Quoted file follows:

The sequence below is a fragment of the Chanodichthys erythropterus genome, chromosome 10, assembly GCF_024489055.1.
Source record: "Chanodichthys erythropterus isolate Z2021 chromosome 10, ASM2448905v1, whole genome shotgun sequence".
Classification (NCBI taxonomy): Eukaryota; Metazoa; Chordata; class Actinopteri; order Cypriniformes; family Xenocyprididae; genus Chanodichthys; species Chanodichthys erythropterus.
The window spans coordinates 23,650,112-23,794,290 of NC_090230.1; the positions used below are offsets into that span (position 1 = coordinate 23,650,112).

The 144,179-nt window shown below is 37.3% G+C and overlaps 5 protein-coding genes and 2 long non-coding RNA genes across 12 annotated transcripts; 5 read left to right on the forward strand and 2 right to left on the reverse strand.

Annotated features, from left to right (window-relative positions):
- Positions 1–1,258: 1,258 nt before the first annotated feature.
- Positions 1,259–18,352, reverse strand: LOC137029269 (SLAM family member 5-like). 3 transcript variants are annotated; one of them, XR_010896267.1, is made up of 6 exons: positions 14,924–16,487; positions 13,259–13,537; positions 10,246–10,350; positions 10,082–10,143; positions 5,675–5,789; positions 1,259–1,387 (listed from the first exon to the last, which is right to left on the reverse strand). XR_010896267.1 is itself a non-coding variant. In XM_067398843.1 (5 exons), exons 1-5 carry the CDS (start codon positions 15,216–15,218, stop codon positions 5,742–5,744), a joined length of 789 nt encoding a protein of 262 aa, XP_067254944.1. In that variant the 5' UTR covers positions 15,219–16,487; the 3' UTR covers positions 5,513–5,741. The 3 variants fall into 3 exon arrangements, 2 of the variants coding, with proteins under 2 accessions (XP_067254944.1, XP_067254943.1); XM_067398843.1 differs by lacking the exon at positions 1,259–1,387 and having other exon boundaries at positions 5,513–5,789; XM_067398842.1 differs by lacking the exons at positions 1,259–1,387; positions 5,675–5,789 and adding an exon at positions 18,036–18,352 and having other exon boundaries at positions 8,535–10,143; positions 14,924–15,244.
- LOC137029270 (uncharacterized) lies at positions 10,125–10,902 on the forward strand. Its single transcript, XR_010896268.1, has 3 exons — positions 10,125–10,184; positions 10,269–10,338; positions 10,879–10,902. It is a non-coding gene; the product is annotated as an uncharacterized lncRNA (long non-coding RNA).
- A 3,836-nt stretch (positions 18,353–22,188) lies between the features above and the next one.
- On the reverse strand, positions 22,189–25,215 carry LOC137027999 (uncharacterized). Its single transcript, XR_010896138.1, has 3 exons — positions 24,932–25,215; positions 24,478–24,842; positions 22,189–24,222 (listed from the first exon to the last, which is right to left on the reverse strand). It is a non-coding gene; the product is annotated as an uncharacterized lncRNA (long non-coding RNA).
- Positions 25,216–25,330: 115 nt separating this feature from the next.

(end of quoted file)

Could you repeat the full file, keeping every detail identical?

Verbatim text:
The sequence below is a fragment of the Chanodichthys erythropterus genome, chromosome 10, assembly GCF_024489055.1.
Source record: "Chanodichthys erythropterus isolate Z2021 chromosome 10, ASM2448905v1, whole genome shotgun sequence".
Classification (NCBI taxonomy): Eukaryota; Metazoa; Chordata; class Actinopteri; order Cypriniformes; family Xenocyprididae; genus Chanodichthys; species Chanodichthys erythropterus.
The window spans coordinates 23,650,112-23,794,290 of NC_090230.1; the positions used below are offsets into that span (position 1 = coordinate 23,650,112).

The 144,179-nt window shown below is 37.3% G+C and overlaps 5 protein-coding genes and 2 long non-coding RNA genes across 12 annotated transcripts; 5 read left to right on the forward strand and 2 right to left on the reverse strand.

Annotated features, from left to right (window-relative positions):
- Positions 1–1,258: 1,258 nt before the first annotated feature.
- Positions 1,259–18,352, reverse strand: LOC137029269 (SLAM family member 5-like). 3 transcript variants are annotated; one of them, XR_010896267.1, is made up of 6 exons: positions 14,924–16,487; positions 13,259–13,537; positions 10,246–10,350; positions 10,082–10,143; positions 5,675–5,789; positions 1,259–1,387 (listed from the first exon to the last, which is right to left on the reverse strand). XR_010896267.1 is itself a non-coding variant. In XM_067398843.1 (5 exons), exons 1-5 carry the CDS (start codon positions 15,216–15,218, stop codon positions 5,742–5,744), a joined length of 789 nt encoding a protein of 262 aa, XP_067254944.1. In that variant the 5' UTR covers positions 15,219–16,487; the 3' UTR covers positions 5,513–5,741. The 3 variants fall into 3 exon arrangements, 2 of the variants coding, with proteins under 2 accessions (XP_067254944.1, XP_067254943.1); XM_067398843.1 differs by lacking the exon at positions 1,259–1,387 and having other exon boundaries at positions 5,513–5,789; XM_067398842.1 differs by lacking the exons at positions 1,259–1,387; positions 5,675–5,789 and adding an exon at positions 18,036–18,352 and having other exon boundaries at positions 8,535–10,143; positions 14,924–15,244.
- LOC137029270 (uncharacterized) lies at positions 10,125–10,902 on the forward strand. Its single transcript, XR_010896268.1, has 3 exons — positions 10,125–10,184; positions 10,269–10,338; positions 10,879–10,902. It is a non-coding gene; the product is annotated as an uncharacterized lncRNA (long non-coding RNA).
- A 3,836-nt stretch (positions 18,353–22,188) lies between the features above and the next one.
- On the reverse strand, positions 22,189–25,215 carry LOC137027999 (uncharacterized). Its single transcript, XR_010896138.1, has 3 exons — positions 24,932–25,215; positions 24,478–24,842; positions 22,189–24,222 (listed from the first exon to the last, which is right to left on the reverse strand). It is a non-coding gene; the product is annotated as an uncharacterized lncRNA (long non-coding RNA).
- Positions 25,216–25,330: 115 nt separating this feature from the next.